Peter specialises in addictions, couple counselling, family support, parenting support in Pretoria East.

As Social Worker in Private Practice, I am registered with the South-African Council for Social Service Professions (SACSSP), the South African Association for Social Workers in Private Practice (SAASWIPP) as well as the Board of Healthcare Funders (BHF).

I have always been very inquisitive about human behaviour and wanted to understand more about the individuals’ feelings, thinking and conduct. This led to my ongoing involvement in studying human behaviour and the development of several different programmes and training courses to provide a service to enhance individual, family and community functioning.

My passion is to work with individuals and families. Being married for 44 years and the father of two children and three grandchildren, reminds me of the importance of strong foundations in our relationships. I believe all behaviour to be functional, irrespective of whether it is constructive or not, and when people request assistance, I understand this to be due to them no longer being able to manage their life or circumstances in a meaningful way. For this reason, I choose to follow a solution-focused approach in working with people, where we discuss and find ways to deal with the issues at hand, together. Any change that may take place is ultimately the responsibility of the person in need of assistance.


During my many years of working as a social worker, I have become increasingly involved in working with addiction, particularly with substance use disorder and related problems. This has become an area of specialisation for me, especially in assisting the partner or family living with substance abuse.

It is said that “Addiction means sacrificing EVERYTHING for ONE thing … recovery from addiction is sacrificing ONE thing for EVERYTHING”. Recovery from addiction is an ongoing process for both the person struggling with addiction as well as his or her family.

Lately persons become increasingly addicted to prescribed medications and internet including social media. The reason we become addicted, whether it is to substances, gambling, internet, etc. is in my opinion always related to addressing our emotions; to compensate for our underlying pain. Using substances or addictive behaviour is at first always functional. Over time, often without being aware of it we increase this behaviour, it become riskier and more harmful, and we do it more often. Stopping this behaviour means must face the world and ourselves head on; we must break up a bond we have established with a very reliable friend (the drug/behaviour) who has stood by us faithfully for a long period of time.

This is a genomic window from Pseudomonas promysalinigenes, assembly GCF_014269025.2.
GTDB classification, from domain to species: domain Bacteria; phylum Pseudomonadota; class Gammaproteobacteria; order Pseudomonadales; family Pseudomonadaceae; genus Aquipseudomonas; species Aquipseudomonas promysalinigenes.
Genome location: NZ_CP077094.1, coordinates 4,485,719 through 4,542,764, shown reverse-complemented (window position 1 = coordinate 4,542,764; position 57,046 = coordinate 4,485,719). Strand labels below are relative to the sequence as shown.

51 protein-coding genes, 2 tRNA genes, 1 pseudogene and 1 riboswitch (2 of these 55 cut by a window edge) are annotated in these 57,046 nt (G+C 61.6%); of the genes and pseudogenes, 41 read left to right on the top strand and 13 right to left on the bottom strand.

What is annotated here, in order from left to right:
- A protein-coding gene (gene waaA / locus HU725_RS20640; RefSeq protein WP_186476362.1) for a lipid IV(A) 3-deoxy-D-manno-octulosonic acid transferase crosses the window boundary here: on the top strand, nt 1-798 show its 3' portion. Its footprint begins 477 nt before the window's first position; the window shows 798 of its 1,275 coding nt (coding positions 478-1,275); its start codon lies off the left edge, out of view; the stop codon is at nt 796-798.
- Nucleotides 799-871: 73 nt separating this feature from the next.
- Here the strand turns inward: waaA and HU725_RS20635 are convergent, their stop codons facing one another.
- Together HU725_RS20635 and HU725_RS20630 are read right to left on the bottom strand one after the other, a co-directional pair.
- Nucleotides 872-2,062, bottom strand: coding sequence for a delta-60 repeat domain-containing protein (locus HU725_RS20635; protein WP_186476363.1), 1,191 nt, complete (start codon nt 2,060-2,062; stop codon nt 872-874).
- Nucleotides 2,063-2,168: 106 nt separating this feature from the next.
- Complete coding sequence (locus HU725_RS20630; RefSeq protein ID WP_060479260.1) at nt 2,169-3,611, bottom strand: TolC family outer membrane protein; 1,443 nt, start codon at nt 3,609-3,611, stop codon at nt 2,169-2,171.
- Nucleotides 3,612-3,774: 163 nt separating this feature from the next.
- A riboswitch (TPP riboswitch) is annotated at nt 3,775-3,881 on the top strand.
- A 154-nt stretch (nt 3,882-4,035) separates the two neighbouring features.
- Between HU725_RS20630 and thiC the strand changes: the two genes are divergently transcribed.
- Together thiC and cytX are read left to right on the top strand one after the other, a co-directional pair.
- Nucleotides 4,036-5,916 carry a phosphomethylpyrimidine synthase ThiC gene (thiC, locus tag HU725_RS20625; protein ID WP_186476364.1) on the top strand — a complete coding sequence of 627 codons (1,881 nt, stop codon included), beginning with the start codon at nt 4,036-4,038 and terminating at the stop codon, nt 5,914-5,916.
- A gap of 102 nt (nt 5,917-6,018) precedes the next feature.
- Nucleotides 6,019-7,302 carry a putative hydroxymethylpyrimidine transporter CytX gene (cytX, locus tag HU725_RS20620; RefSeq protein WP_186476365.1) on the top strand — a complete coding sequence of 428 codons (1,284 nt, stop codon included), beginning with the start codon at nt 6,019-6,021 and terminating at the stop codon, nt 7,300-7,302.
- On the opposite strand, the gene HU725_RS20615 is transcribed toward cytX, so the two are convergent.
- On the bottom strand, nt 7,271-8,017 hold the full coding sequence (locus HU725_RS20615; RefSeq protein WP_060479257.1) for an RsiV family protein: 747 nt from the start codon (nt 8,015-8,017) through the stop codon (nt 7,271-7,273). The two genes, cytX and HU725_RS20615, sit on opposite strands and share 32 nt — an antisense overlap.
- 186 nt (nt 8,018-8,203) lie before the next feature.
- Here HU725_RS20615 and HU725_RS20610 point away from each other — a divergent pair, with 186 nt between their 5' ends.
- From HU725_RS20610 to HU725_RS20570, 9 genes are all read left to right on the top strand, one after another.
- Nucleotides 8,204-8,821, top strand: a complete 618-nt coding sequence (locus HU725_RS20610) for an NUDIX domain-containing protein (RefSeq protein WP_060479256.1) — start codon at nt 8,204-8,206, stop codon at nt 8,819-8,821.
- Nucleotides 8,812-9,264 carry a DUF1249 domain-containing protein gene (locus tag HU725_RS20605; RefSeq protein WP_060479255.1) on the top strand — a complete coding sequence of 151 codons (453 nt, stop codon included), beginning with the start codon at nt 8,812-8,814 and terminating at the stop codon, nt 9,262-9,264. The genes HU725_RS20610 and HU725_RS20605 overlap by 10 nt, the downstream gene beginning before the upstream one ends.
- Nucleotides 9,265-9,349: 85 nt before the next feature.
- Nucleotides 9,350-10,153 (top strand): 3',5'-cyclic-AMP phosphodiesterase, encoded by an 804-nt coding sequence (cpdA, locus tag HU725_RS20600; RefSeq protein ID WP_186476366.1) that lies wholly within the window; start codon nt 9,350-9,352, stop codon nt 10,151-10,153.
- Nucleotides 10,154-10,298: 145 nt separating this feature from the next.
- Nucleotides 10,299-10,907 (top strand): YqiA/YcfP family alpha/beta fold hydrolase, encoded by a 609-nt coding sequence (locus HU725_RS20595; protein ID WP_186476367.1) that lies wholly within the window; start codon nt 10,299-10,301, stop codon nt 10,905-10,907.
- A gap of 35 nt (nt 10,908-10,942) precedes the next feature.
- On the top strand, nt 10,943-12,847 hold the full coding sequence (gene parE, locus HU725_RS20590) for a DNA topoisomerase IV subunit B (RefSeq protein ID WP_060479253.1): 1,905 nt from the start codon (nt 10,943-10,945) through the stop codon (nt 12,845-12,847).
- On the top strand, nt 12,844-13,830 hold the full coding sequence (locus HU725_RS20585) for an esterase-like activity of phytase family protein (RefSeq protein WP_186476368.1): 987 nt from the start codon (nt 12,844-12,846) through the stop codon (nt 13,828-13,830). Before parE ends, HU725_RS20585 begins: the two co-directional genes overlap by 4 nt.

Living with a partner with addiction proves to be an extremely stressful experience. Constant arguments and a partner’s spells of aggression and abuse, which is often related to the addiction, contributes to high degrees of anger, feelings of fear, hurt, abandonment, guilt and hopelessness, feelings which eventually end in emotional detachment from such partner. All their attempts at helping are in vain, crying pleading, threats, leaving him/her, etc. Eventually they start neglecting their own well-being. The partner therefore needs assistance as person in his or her own right.

My approach in assisting people caught up in addiction is both client-centred and solution focused. I start with an assessment of the situation and agree to see addicted persons and family members individually or together as required. I network with other role-players when required, including medical practitioners, treatment facilities and support groups. Strict confidentiality and transparency towards the client are always upheld.


In working with couples, I apply the same principle of recognising each person as a unique individual. It is therefore important for me to make a proper assessment of the individual in terms of his or her understanding and feelings about their situation, their insights, and abilities to address the issue at hand, their motivation for change as well as how they perceive the outcome of any professional inputs. We discuss this information before we agree on how we attempt to proceed. All concerns, stumbling blocks, strengths, appropriate community resources, practical issues of time, transport, and finances as well as issues of confidentiality and consent and how this may impact the way forward, are considered.

I prefer to break down bigger goals in smaller units to sustain development of the process of change. Strict confidentiality and transparency towards the client is always upheld.


We are all from time to time confronted with traumatic events. Some traumas can take the form of sudden unexpected events leaving us emotionally exposed and vulnerable. We find ourselves struggling with putting our lives back together again. Assisting with specific incident trauma, assistance takes the form of a practice-based debriefing process. This is a very supportive and concrete way in addressing trauma.

But some of us experience trauma over a long term, either during childhood or as adults. Experiences of abuse and shame may lead to delayed or unresolved trauma. This exposure to historical or long-term traumatic incidents, is addressed by cognitive behaviour therapy in terms of Traumatic Incident Reduction.

In assisting people with trauma, I accept that the traumatic events cannot be undone. We cannot change what happened in the past, but we CAN try and live a more manageable life.